“An introspective, homespun philosopher” - New York Times
Cropped_Forbert 2020 by Marcus Maddox.jp

Years before Americana music earned its own category at the Grammy Awards, Steve Forbert helped pioneer the genre's mix of folk, roots-rock, and richly delivered storytelling. He's been a torchbearer of that sound for more than four decades since, navigating the twists and turns of an acclaimed career that's taken him from gold records to Grammy nominations, from New York City's CBGB to Nashville's Bluebird Cafe, from his 1978 debut album to 2022's vital and versatile Moving Through America.
 
"I'm not trying to refine or reimagine what I do," says Forbert, a longtime road warrior who continues to spend the bulk of each year onstage, on the road, and in the writing room. "This is a continuation. I'm telling new stories, but my focus has always been the same. It's always been about the songs."
 
The songs take centerstage once again with Moving Through America. Filled with character portraits and quirky insights, the album unfolds like a mosaic of modern-day American life, delivered by someone who's been crisscrossing the country for nearly half a century. With an author's nuance and a humorist's wit, Forbert offer glimpses into the everyday lives of his characters: a dog running from the sky's thunderclaps; a Houston man preparing to take his girlfriend out for fried oysters; a former drug dealer celebrating his freedom after incarceration; a road-tripping motorist steadily making his way across the midwest. Forbert inhabits each character, turning their storylines into first-person narratives that blur the lines between subject and scribe. Backed by the same band that appeared on his collection of cover songs, Early Morning Rain, in 2020, he sounds every bit as spirited as he did in the late 1970s, back when he left his hometown of Meridian, Mississippi, and headed to New York in search of new horizons.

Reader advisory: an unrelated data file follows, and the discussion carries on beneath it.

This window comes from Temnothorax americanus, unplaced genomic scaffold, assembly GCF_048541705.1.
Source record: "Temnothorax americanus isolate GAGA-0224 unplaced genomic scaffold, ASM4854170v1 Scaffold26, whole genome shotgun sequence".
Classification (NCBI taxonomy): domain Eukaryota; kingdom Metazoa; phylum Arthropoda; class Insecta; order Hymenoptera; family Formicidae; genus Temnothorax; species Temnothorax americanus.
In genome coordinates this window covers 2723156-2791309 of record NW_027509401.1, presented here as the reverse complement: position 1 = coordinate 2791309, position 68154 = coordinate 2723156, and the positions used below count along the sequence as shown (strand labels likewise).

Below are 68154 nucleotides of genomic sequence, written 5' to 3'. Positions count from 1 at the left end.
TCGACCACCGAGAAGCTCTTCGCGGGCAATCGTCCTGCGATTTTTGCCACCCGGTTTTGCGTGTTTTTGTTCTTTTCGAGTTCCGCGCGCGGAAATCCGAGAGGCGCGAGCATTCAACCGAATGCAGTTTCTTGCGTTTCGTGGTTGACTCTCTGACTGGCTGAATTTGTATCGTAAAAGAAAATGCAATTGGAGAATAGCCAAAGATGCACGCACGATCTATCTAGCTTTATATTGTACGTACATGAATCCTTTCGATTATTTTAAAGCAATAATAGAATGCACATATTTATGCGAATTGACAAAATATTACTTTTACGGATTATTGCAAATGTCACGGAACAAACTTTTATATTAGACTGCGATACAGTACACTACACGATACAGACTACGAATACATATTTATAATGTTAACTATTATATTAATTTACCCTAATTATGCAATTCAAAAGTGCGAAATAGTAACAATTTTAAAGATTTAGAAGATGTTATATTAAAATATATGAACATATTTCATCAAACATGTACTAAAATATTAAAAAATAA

"I was a fan of the Byrds and the Lovin' Spoonful," he recalls of those early years up north, "but I also loved the singer/songwriters from that era. Country music, too. Gram Parsons was a real touchstone for me, and there wasn't a name yet that could encompass all those sounds. I wanted to keep that sound alive with my own music, and I didn't care that this was the late 1970s in New York City. I watched pop music go through a lot of changes, particularly in the eighties, but it never made me want to change what I was doing. I was making music that sounded like the way I felt.”
 
His unwavering work ethic soon paid off. "Romeo's Tune," a track from Forbert's 1979 breakthrough, Jackrabbit Slim, became a hit, climbing to Number 11 in the U.S. and pushing its accompanying album to gold status. When New Wave bands began to dominate the FM airwaves several years later, Forbert stuck to his guns, continuing to fly the flag for organic roots music that proudly blurred the lines between genres. Releasing 20 albums in twice as many years, he has remained prolific well into the 21st century, serving as an elder statesman of Americana music while still writing music that's spry and steadfast. He's also a member of the Mississippi Music Hall of Fame, author of the lauded memoir Big City Cat: My Life in Folk-Rock, and a Grammy nominee for his tribute to Jimmie Rodgers, Any Old Time. Meanwhile, his older songs continue to resonate in today's world, with Keith Urban recording his own version of "Romeo's Tune" on the artist's platinum-certified album Greatest Hits: 18 Kids.
 
Moving Through America marks a new chapter in a story that's still unfolding. These are songs for the head, the heart, and the heartland, from the acoustic funky-tonk of "Please Don't Eat the Daisies" to the Tom Petty-worthy "Say Hello to Gainesville," which salutes the head Heartbreaker himself. It's an album that celebrates the art found in the everyday, created by a legacy songwriter with plenty of fuel left in the tank. Steve Forbert is still moving through America, and with his latest album, he takes us with him.